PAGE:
What are the signs of active dying?
What are the signs of active dying?
As people move toward the final stage of life, their bodies begin the natural process of shutting down, sometimes referred to as active dying. The individual will undergo a series of normal physical changes signifying that death is approaching. Gilchrist‘s team will assist caregivers in preparing for these changes, and will aid in providing comfort and support to patients as the end of life approaches. Not every person will experience all of the symptoms described, nor will the symptoms occur in a particular order.
Withdrawal and decreased socialization
As a person begins the process of letting go, they may have little interest in current events or family news, may exhibit decreased interest in visitors, and may wish to see only a few specific people. It is not unusual for a person to withdraw from those they love. They may desire time alone. It is important to honor their wishes and to keep in mind that this is a normal part of the process of separating and letting go.
Fluid and food decrease
A person may want little or no food or fluid and usually does not suffer from hunger or thirst. This decrease in intake is a natural process and means the body is conserving the energy which would be expended in processing food and fluid. Forcing food or drink or attempting to coax patients into eating or drinking may increase anxiety or cause discomfort. Small chips of ice, sorbet or frozen juice may be refreshing in the mouth. Toothettes—tiny sponges attached to sticks that are sometimes referred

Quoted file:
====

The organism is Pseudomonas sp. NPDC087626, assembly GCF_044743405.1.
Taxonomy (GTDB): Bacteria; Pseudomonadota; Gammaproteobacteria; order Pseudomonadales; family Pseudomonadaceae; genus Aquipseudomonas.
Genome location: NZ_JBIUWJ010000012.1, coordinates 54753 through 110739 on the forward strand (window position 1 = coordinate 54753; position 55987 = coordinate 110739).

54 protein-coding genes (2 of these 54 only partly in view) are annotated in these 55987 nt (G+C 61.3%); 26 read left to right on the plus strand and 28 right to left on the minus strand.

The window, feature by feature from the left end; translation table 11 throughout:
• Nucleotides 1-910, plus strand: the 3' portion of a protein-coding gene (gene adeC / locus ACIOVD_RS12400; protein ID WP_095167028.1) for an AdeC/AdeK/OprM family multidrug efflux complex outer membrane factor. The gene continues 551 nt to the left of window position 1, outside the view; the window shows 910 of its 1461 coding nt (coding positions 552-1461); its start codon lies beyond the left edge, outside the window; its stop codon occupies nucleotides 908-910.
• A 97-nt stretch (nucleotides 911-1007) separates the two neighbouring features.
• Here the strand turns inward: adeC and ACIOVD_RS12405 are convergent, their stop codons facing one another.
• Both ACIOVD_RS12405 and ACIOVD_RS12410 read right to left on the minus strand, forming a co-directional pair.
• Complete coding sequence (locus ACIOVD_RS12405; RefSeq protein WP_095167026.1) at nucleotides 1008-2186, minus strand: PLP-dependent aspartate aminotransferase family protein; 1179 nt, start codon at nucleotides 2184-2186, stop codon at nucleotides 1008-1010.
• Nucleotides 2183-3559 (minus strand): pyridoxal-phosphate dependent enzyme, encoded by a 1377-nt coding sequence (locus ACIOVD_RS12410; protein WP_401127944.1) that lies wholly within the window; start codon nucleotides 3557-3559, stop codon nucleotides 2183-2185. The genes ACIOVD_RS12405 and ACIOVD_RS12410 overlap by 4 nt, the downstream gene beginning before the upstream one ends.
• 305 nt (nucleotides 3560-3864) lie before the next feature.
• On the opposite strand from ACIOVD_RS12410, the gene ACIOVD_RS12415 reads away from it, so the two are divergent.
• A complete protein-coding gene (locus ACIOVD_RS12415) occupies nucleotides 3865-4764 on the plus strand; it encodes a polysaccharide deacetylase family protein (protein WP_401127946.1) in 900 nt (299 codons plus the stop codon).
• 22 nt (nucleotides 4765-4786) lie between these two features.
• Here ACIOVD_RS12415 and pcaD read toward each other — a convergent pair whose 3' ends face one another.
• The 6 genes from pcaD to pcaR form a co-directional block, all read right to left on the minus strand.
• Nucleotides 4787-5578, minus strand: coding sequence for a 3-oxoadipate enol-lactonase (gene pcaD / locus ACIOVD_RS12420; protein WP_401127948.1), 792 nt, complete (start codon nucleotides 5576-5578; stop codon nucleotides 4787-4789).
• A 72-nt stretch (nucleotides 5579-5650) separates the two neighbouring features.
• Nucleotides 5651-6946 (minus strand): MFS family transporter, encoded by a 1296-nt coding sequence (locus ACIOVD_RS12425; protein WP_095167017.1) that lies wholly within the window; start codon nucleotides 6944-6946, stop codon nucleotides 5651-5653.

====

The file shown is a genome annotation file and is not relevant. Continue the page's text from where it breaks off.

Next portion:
to as “lollipops”—may help keep the mouth and lips moist and comfortable. A cool, moist washcloth on the forehead may also be soothing.
As death approaches, a person may spend more and more time sleeping and may appear to be uncommunicative or unresponsive. At times, they may be difficult to arouse. This is a normal change and is due, in part, to increasing fatigue and weakness related to the illness. Increased sleeping may also be related to changes in the metabolism. Sitting quietly with your loved one and holding their hands may be comforting. Shaking, speaking loudly or talking about them as if they cannot hear you is not helpful. Speak directly to the person as you normally would. Even though there may be no response, always assume you are heard.
A person may speak to or claim to have seen or spoken to people who have already died. They may refer to places not presently accessible or visible to family and may make reference to “going home.” This does not indicate a hallucination or drug reaction, and the individual is probably not referring to any earthly home. Detachment from the physical world is beginning. Affirmation of the experience and reassurance that these experiences are normal is helpful. Contradicting, explaining away or arguing about what the person claims to see or hear is not helpful. Most vision-like experiences bring comfort. The Gilchrist team can assist if distress or fear is noted.